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Toddler teenager and father melanoma awareness skin cancer stage 4 prevention

Melanoma Awareness

When I started this blog, my main goal was to share my thoughts and knowledge about skincare, but its content would be incomplete if I didn’t share the most tragic piece of my family’s history: melanoma. This post will be extremely personal as I will be talking about my father’s loss, but since we all gather here to learn something new about our skin, I believe it is extremely important to spread awareness of this most serious type of skin cancer.

According to the American Cancer Society, annually almost 200,000 people are diagnosed with melanoma. The latest predictions show that in 2022 approx. 60,000 women and 40,000 men will be diagnosed with melanoma and almost 8,000 of them are expected to die of it.

Unfortunately, my father was amongst those 8,000. Since I can remember he always had a lot of fair moles, but in the early 90s and 00s, no one thought about doing skin scans or going to the dermatologist. His disease caught him unexpectedly when he was 62 and it all started with losing weight. One month he lost 10lbs, then he lost another 20 pounds the next month. He went to various doctors, and they did diagnose him with melanoma, but at that time it was too late to determine where the disease originated from. At that stage, doctors were talking about metastatic melanoma, where cancer spread to distant organs and body parts. I remember when my mom called me and asked me to book a flight because these were probably my father’s last days. She didn’t say it directly: instead, she told me to pack something black to wear. The day I arrived in Poland was the last day I saw my dad alive. I have never seen anyone in so much pain and suffering. I spent 4 hours at my father’s hospice bed: the most painful and precious hours of my life. After he fell asleep, I went home to get some rest after a long trip hoping that I will visit him the next morning. The same night at 4:45 am we received a phone call from hospice saying that my father passed away at 3:45 am. When we got to the hospice first thing in the morning, one nurse told me that before he died he told her he was waiting for me to come and then he was ready to die…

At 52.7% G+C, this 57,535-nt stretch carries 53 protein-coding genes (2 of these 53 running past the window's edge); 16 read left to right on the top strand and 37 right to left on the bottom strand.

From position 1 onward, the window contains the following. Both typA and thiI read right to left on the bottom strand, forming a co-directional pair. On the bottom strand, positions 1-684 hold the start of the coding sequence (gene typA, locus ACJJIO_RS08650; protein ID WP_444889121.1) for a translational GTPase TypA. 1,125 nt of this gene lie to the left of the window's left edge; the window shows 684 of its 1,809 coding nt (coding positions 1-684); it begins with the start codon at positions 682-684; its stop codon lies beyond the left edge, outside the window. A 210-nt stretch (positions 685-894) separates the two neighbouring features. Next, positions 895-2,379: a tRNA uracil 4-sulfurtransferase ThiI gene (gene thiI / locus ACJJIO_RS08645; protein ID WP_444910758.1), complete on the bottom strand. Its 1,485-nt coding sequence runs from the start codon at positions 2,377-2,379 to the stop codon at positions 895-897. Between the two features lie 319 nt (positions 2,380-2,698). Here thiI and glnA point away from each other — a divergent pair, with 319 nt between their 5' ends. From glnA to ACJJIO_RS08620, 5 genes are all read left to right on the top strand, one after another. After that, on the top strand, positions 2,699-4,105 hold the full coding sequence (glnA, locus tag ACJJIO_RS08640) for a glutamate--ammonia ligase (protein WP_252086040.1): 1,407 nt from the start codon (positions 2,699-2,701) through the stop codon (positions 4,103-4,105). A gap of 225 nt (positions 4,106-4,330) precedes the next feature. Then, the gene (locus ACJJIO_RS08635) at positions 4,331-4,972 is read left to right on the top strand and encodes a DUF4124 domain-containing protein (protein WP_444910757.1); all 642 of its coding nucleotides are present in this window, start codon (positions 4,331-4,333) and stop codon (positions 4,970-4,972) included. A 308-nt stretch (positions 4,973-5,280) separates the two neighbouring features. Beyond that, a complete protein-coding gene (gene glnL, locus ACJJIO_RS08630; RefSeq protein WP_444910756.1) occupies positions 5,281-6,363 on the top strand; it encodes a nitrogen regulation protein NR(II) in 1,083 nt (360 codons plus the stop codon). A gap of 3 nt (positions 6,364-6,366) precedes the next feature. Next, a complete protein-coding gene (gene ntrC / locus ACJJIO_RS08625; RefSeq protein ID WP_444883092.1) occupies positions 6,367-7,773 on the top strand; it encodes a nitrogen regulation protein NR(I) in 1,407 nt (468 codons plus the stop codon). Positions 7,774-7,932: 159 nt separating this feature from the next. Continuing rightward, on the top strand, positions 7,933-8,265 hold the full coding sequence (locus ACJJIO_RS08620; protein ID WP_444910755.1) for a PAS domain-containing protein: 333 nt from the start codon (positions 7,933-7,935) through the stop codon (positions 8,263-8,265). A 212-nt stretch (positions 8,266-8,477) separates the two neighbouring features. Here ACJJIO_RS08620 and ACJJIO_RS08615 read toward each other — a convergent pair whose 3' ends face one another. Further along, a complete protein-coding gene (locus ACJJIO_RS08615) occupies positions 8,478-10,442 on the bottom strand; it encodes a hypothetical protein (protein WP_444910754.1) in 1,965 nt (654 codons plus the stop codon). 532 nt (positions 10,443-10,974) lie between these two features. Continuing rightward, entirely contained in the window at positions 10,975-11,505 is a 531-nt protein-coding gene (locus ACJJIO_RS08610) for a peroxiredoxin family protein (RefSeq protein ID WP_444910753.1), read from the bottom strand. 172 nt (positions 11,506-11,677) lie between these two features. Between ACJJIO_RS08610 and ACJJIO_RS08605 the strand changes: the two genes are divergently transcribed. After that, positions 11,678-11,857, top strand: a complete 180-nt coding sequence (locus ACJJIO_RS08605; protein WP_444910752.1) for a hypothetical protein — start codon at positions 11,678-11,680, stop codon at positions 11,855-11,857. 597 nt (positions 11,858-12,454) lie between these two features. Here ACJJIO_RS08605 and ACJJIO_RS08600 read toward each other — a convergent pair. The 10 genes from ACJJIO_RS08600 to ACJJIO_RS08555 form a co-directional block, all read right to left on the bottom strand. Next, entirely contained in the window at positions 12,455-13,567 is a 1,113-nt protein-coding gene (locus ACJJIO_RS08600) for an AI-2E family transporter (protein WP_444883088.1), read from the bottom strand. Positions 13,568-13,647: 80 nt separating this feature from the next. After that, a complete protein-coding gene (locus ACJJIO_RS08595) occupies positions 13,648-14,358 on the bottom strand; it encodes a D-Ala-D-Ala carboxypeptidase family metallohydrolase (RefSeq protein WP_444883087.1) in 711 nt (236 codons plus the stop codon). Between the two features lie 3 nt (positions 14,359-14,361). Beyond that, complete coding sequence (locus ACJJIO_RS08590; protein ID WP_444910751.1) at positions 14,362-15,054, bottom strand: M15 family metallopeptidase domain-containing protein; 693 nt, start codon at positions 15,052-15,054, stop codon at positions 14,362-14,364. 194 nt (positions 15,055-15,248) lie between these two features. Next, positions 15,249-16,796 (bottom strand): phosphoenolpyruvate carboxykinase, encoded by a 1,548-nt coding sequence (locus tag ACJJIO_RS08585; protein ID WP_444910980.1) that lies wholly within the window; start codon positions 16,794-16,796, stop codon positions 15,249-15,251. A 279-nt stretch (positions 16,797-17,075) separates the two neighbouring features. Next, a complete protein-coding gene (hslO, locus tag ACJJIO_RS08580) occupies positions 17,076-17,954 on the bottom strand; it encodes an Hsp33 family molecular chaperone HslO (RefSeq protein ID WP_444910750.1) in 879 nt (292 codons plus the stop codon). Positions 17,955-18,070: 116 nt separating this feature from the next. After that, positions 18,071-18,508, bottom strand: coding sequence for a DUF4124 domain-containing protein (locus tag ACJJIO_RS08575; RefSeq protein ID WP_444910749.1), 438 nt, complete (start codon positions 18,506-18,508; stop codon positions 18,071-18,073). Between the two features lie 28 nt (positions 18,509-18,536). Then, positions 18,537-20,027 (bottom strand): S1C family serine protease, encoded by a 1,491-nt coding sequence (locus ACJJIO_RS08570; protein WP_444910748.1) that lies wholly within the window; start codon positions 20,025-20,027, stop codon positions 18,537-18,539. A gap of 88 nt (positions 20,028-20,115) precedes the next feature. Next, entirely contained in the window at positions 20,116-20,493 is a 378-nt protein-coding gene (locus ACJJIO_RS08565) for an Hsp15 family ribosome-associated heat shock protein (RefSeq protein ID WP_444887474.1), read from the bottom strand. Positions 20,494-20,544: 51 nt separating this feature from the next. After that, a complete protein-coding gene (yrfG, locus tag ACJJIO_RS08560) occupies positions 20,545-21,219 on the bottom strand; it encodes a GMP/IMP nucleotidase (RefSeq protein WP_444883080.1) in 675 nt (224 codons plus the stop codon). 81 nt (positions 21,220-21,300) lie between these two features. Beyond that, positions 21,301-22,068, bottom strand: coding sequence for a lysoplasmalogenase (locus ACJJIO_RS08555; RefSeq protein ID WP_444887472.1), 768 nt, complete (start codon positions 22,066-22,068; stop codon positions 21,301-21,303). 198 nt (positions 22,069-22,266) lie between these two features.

It all happened in 2016 and it’s been 5 years since we have been trying to function as a family without my dad. And it's been extremely hard. I have days when I feel angry and jealous that my dad didn’t get a chance to see my daughter or that the doctors didn’t do enough to save him. I have moments when I want to blame my dad for not taking care of his health and seeing the dermatologist. I miss him every single day and whenever I have a worse day, I try to think of ways of how to spread melanoma awareness.

No, no, don’t get me wrong. I am not doing great campaigns or events… I go small.


I always make sure to examine my beauty marks after taking a shower. I do it in a well-lit room and I either stand in front of the big mirror or I have a hand-held mirror to look at the areas that are hard to see. I follow the ABCDEs rule to make sure if there are any new moles, any irregular shapes, different/darker colors of the mark. The ABCDE acronym stands for:

A: Asymmetrical: I always make sure to check if the mole isn’t asymmetrical.